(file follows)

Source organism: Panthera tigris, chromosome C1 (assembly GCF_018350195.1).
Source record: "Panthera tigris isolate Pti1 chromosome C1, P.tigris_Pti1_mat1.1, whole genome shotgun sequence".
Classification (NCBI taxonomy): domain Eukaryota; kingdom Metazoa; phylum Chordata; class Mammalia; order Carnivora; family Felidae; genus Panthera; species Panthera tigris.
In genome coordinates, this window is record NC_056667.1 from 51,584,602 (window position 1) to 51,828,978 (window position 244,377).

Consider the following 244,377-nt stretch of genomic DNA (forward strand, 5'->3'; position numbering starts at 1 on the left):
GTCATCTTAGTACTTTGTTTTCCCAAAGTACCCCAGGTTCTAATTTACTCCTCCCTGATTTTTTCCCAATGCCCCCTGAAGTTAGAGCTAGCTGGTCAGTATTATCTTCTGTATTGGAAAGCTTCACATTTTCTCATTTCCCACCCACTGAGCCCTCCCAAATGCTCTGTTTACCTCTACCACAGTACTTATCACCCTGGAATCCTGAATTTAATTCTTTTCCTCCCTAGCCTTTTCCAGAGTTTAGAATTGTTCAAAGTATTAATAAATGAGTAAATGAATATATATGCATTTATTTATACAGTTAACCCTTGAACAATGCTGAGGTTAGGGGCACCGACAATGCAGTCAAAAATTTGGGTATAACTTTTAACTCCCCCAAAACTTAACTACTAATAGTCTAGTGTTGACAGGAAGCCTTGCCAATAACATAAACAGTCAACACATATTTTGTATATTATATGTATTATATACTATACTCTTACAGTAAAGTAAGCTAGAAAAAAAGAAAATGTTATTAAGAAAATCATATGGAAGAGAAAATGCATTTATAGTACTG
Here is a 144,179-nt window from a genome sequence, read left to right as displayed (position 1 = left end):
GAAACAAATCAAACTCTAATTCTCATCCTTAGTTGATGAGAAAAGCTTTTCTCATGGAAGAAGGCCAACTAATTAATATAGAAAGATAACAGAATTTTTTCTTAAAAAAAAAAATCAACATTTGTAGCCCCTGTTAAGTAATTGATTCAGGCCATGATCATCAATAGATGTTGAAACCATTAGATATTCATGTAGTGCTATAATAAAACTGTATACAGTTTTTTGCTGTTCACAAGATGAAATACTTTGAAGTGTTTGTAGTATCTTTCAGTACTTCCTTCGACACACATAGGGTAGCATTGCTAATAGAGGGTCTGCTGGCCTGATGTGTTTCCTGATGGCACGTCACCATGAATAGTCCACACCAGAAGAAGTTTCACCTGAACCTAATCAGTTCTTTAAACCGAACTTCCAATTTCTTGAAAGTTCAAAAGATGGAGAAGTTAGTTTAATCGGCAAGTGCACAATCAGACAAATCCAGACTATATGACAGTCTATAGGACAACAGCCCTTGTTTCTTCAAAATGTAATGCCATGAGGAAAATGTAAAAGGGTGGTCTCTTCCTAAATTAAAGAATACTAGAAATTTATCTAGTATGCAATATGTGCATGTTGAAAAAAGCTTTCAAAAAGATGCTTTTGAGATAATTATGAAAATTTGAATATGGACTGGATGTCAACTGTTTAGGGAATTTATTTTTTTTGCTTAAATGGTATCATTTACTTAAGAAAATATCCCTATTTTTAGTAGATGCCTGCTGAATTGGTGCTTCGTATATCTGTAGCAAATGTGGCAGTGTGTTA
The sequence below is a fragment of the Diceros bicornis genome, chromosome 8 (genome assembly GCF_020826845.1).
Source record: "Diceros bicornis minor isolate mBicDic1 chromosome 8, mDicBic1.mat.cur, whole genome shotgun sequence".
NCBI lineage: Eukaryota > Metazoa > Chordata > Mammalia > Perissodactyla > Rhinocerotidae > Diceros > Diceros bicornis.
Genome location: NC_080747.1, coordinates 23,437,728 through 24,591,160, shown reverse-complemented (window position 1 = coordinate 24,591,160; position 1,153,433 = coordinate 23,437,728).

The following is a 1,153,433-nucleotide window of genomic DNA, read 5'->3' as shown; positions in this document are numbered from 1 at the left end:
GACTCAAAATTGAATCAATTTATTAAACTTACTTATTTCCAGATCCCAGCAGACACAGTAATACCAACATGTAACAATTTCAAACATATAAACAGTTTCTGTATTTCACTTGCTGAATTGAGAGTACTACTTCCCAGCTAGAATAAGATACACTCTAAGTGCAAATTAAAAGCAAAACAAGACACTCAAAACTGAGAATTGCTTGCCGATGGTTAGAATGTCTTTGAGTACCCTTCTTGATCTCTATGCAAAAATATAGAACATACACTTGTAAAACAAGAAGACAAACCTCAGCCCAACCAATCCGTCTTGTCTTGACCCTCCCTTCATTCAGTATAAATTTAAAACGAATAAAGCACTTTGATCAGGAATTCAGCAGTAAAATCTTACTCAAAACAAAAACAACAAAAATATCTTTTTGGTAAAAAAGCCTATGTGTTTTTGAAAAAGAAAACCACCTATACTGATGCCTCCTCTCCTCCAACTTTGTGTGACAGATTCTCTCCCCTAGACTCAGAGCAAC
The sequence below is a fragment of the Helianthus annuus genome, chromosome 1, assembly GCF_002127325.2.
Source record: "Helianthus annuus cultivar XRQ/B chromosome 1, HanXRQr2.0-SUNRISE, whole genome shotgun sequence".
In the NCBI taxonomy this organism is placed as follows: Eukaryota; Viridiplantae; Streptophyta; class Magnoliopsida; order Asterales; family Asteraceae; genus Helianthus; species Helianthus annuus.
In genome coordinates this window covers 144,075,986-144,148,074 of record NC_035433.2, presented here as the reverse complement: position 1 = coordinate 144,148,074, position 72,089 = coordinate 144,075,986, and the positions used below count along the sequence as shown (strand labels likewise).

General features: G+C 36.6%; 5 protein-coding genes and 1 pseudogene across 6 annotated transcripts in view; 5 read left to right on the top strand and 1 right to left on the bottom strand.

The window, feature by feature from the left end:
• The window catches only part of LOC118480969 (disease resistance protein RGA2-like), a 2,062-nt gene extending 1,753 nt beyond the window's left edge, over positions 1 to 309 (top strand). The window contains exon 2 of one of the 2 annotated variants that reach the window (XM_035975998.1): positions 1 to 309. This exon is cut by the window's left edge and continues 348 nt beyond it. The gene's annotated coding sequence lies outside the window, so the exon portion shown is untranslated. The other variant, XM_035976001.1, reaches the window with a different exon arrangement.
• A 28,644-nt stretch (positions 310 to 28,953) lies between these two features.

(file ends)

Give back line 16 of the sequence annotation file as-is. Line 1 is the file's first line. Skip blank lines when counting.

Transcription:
Source record: "Helianthus annuus cultivar XRQ/B chromosome 1, HanXRQr2.0-SUNRISE, whole genome shotgun sequence".